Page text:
Anonymous said...

Tonight I was trying to explain to my friends why sex work shouldn't be illegal. It didn't go so well. I tried to convince them that making things illegal doesn't stop them from happening (people got abortions before the 60s and people still smoke a lot of marijuana). I tried to say how can a sex worker go to the police if they're doing something illegal? As far as choice or not, I don't want to punish people for something consensual nor do I want to punish people for something they got into that wasn't their choice. I know people say there's always another choice and if it were illegal more people might choose another choice but I don't know...it sounds like America has enough sex workers.
How about we decriminalize (fully or not, I don't know), look at what situations make it more likely for someone to go into sex work and try to decrease how often those situations happen. How about we also give police officers extra training to make them more understanding of sex work and its risks.
I'm in Canada and our laws are like the UK. I just read an article saying our laws put women more at risk. I start to think if you're going to make it legal, why not let sex workers work in a less risky way?

Anonymous said...

Oh also, it amazes me how judgmental people are when they have never even talked to a sex worker. How much do you really know? I don't think their opinions are usually from research either. What we need in many cases I think is more action research where people actually go and talk to people affected by something like sex workers about how they got there and what they want and then seriously consider what they've said. Who knows about what they need better than them? But this is our problem. Do we ask people in poverty what would be most helpful for getting them out of poverty? Does the government ask woman abuse survivors what could've helped them leave more easily? I'm guessing no or not enough.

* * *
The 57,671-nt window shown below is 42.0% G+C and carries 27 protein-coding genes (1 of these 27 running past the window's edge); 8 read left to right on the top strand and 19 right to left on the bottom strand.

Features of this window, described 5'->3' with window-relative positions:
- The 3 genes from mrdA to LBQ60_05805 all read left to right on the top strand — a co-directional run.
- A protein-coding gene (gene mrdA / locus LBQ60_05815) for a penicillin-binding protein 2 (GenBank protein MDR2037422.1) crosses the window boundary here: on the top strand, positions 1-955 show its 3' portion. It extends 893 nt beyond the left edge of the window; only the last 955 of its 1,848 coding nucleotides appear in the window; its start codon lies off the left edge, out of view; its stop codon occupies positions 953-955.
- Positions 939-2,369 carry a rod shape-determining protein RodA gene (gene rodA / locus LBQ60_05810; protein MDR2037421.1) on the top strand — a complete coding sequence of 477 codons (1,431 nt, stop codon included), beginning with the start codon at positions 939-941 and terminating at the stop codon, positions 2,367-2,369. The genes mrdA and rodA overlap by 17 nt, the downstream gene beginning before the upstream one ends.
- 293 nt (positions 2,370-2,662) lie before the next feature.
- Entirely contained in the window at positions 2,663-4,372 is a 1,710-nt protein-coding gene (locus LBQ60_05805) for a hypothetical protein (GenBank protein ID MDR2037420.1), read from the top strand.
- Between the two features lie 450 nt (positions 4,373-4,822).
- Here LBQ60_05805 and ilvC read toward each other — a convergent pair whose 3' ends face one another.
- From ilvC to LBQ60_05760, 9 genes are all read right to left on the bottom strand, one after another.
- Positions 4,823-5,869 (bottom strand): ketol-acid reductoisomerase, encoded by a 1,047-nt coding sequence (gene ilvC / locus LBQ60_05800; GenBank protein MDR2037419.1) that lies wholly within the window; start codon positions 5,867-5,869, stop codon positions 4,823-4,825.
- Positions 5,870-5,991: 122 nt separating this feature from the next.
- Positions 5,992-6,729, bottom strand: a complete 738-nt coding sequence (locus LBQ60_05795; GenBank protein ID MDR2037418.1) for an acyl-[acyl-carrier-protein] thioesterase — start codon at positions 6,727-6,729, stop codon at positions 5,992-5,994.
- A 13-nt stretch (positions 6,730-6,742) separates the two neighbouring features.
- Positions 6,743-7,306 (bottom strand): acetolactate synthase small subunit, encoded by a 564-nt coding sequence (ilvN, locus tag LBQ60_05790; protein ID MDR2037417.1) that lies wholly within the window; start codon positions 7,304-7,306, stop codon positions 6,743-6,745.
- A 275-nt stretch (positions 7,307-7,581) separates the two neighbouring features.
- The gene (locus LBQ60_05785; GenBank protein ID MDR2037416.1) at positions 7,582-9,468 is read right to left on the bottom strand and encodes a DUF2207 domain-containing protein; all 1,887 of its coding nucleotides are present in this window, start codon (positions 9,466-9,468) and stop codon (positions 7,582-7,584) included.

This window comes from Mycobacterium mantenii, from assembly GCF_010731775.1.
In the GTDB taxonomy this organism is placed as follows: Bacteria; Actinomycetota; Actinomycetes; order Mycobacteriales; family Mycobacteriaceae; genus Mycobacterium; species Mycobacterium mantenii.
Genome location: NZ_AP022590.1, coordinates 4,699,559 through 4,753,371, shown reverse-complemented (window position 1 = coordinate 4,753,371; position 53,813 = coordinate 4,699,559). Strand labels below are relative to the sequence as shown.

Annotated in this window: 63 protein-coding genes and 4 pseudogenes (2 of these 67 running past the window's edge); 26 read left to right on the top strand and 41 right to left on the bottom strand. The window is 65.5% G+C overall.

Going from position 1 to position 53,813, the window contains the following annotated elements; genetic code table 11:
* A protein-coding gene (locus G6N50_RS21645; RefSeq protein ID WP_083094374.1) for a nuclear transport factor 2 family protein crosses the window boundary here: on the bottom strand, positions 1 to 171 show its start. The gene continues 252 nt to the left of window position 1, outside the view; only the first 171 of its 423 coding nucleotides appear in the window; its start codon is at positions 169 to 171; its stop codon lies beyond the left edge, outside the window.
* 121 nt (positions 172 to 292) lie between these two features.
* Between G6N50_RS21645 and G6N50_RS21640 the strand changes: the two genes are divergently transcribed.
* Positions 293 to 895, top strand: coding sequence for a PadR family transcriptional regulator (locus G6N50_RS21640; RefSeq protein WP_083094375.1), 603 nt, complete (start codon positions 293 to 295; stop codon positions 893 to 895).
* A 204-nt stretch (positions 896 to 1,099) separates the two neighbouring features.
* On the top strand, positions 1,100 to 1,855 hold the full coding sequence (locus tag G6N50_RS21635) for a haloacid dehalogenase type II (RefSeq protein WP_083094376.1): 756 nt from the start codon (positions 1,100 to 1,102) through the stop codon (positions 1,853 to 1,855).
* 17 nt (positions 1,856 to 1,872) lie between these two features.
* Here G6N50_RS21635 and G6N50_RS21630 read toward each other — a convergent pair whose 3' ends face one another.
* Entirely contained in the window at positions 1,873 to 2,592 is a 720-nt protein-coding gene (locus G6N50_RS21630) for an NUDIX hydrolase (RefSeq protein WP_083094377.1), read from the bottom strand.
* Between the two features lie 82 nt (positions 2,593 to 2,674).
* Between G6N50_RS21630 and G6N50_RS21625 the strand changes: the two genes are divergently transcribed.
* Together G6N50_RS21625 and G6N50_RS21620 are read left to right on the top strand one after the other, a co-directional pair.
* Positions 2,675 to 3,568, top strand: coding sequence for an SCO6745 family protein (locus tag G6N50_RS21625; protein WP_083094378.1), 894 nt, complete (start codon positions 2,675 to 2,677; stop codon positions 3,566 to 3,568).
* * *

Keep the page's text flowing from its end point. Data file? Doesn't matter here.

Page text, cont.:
She-Ra said...

The problem it seems is that many people equate prostitution with sexuality- therefore if you believe women are entitled to alternative forms of income generation and not to be bought and sold you're anti-sex. Prostitution is not a job- no other profession has rape and/or murder as a possible outcome in the job description. When you have to sleep with up to 20 men a day, the majority of whom you would never opt to sleep with- this is not a choice and not a bout enjoying sex. Not to mention that worldwide the majority of women entering into prostitution is as young as 13- it seems sickening that we think that for those very girls turning 18 makes their abuse a choice. Women deserve better, we should be striving to make things better for all women and not resigning ourselves to the fact that poverty exists therefore this is the best we can do.

Kekla said...

What confuses me in discussions about prostitution is that the conversation always about the effects on women but never about the actions of male customers. Sex trafficking and forced prostitution of course are horrible, but we also seem to take for granted that, even if prostitution was legal, it would still be abusive to women. Isn't that in part because of the way men treat prostitutes?

Is there any way for prostitution to be legal, never forced on women, and not abusive? I wonder if this idea seems impossible because of the virgin/whore dichotomy (as kris-stella commented) or because it is hard to imagine men treating women who they are paying for sex with respect.